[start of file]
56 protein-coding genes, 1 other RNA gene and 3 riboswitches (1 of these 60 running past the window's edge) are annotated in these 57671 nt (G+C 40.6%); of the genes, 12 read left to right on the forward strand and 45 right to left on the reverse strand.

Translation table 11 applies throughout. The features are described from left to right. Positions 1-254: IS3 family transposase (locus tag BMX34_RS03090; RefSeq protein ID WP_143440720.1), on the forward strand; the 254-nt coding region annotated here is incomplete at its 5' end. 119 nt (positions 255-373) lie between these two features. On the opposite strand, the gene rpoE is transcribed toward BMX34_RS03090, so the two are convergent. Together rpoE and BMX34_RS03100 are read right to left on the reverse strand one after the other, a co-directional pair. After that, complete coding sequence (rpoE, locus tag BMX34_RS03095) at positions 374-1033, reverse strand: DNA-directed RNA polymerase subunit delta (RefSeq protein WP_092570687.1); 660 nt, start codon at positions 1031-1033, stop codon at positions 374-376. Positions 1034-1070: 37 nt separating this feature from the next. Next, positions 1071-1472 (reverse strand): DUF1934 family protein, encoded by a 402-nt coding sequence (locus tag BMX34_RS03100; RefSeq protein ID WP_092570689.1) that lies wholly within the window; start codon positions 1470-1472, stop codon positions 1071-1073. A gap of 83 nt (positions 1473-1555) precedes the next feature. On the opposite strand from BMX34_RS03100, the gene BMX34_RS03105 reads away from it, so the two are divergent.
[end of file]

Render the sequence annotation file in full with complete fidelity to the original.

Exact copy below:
56 protein-coding genes, 1 other RNA gene and 3 riboswitches (1 of these 60 running past the window's edge) are annotated in these 57671 nt (G+C 40.6%); of the genes, 12 read left to right on the forward strand and 45 right to left on the reverse strand.

Translation table 11 applies throughout. The features are described from left to right. Positions 1-254: IS3 family transposase (locus tag BMX34_RS03090; RefSeq protein ID WP_143440720.1), on the forward strand; the 254-nt coding region annotated here is incomplete at its 5' end. 119 nt (positions 255-373) lie between these two features. On the opposite strand, the gene rpoE is transcribed toward BMX34_RS03090, so the two are convergent. Together rpoE and BMX34_RS03100 are read right to left on the reverse strand one after the other, a co-directional pair. After that, complete coding sequence (rpoE, locus tag BMX34_RS03095) at positions 374-1033, reverse strand: DNA-directed RNA polymerase subunit delta (RefSeq protein WP_092570687.1); 660 nt, start codon at positions 1031-1033, stop codon at positions 374-376. Positions 1034-1070: 37 nt separating this feature from the next. Next, positions 1071-1472 (reverse strand): DUF1934 family protein, encoded by a 402-nt coding sequence (locus tag BMX34_RS03100; RefSeq protein ID WP_092570689.1) that lies wholly within the window; start codon positions 1470-1472, stop codon positions 1071-1073. A gap of 83 nt (positions 1473-1555) precedes the next feature. On the opposite strand from BMX34_RS03100, the gene BMX34_RS03105 reads away from it, so the two are divergent.